Posts Tagged ‘MADD’

First Time DUI Offenders Required To Install Breathalyzer

June 19th, 2014

The Columbus Dispatch just published an article (see video above) about the first time DUI breathalyzer bill.  If “Annie’s Law” is passed by the Ohio legislature, it will require first time offenders to put an in-car breathalyzer in their car before they will be allowed to drive.  People who are not yet convicted and presumably innocent until “proven” guilty will face yet another mandatory penalty.  The law now allows judges to order the ignition interlocks, but the House bill would make their use mandatory.  Under current law, only offenders convicted twice within six years must use the devices.  This is another example of the Ohio legislature making tough DUI laws even more harsh.

People arrested for a first time DUI offense would be required to lease the interlock devices, which cost $70 to $150 to install. A $60 to $90 monthly fee includes downloading data to see if a failed breath test prevented the car from starting. “For the first time it’s going a little too far, said Danny Moore of Dayton.  It seems really unfair to me. It seems like a waste of money for someone who just made a mistake, agreed Mary Damar of Dayton.” Regular readers of this blog have been on notice of this bill since it was announced as a MADD priority years ago. (See May 22, April 2,  and March 10).

The loudest voice is the American Beverage Institute, which disagrees with states that force first time offenders to install Ignition Interlock citing the fact that repeat offenders cause the vast majority of alcohol related fatalities.  Interlock search devices are used in all 50 states and the District of Columbia. However, states vary widely in how the ignition interlock devices are used and which drivers are required to install them. In West Virginia, for example, interlock devices are only ordered at a judge’s discretion while Michigan mandates their use for drivers who are found with a BAC more than twice the state’s legal limit. In Ohio, ignition interlock devices are required for any driver accused of a second OVI (drunk driving) offense and are otherwise discretionary to the judge. NHTSA and MADD want to eliminate these discrepancies and urge the adoption of a model rule which covers first-time offenders with a BAC just over the legal limit and would require the installation of ignition-preventing interlock search devices on hundreds of thousands more vehicles. Currently, only 20 states require the devices for anyone convicted of a drunken driving-related offense.

first time duiCharles M. Rowland II dedicates his practice to defending the accused drunk driver in the Miami Valley and throughout Ohio.  He has the credentials and the experience to win your case and has made himself Dayton’s choice for drunk driving defense. Contact Charles Rowland by phone at (937) 318-1384 or toll-free at 1-888-ROWLAND (888-769-5263). If you need assistance after hours, call the 24/7 DUI Hotline at (937) 776-2671.  You can have DaytonDUI at your fingertips by downloading the DaytonDUI Android App or have DaytonDUI sent directly to your mobile device by texting DaytonDUI (one word) to 50500.  Follow DaytonDUI on Facebook, @DaytonDUI on Twitter, YouTube, Tumblr, Pheed and Pintrest or get RSS of the Ohio DUI blog.  You can email CharlesRowland@DaytonDUI.com or visit his office at 2190 Gateway Dr., Fairborn, Ohio 45324.  “All I do is DUI defense.”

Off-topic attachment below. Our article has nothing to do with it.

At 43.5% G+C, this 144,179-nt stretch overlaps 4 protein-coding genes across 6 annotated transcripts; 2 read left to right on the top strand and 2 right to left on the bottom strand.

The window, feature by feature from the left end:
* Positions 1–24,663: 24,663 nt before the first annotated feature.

To schedule a free DUI consultation for a first time DUI, check these city-specific sites at the following links:

FairbornDaytonSpringfieldKetteringVandaliaXeniaMiamisburg, Huber HeightsOakwoodBeavercreekCenterville

Keywords in this article include: First Time DUI Offenders, Breathalyzer, Ignition Interlock Device, Annie’s Law

Have You Heard Of Powdered Alcohol? Palcohol?

May 5th, 2014

PalcoholThis week the release of powdered alcohol “palcohol” was approved, then rescinded, then changed to delayed.

First the Alcohol and Tobacco Tax and Trade Bureau, a branch of the Treasury Department issued “label approval” on April 8th.  Apparently this was not the case as many internet sources began reporting that the ATT&T rescinded the approval.  Well now, the news seems to be that there will be a delay as the labeling on the product is changed.  So you will have to wait until the fall for your powdered treats.

On its website, Palcohol says it plans to offer six varieties, including vodka, rum and four cocktails — Cosmopolitan, Mojito, Powderita and Lemon Drop. The site says that a package weighs about an ounce and can fit into any pocket. It warns people that the powder should not be snorted.

Mothers Against Drunk Driving (MADD) has come out hard against palcohol, labeling it a threat and an enticement to underage drinkers.

The following is “Everything You Need To Know” from their website.

1. Who created it and what exactly is it? Mark Phillips created it. Click on the link above for information about Mark.

Imagine a Margarita on a counter. And then imagine if you could snap your fingers and it would turn into powder. That’s Palcohol….without the magic. Palcohol is just a powder version of vodka, rum and four cocktails….with the same alcoholic content.

2. Why create Palcohol? Mark is an active guy…hiking, biking, camping, kayaking, etc. After hours of an activity, he sometimes wanted to relax and enjoy a refreshing adult beverage. But those activities, and many others, don’t lend themselves to lugging heavy bottles of wine, beer or spirits. The only liquid he wanted to carry was water.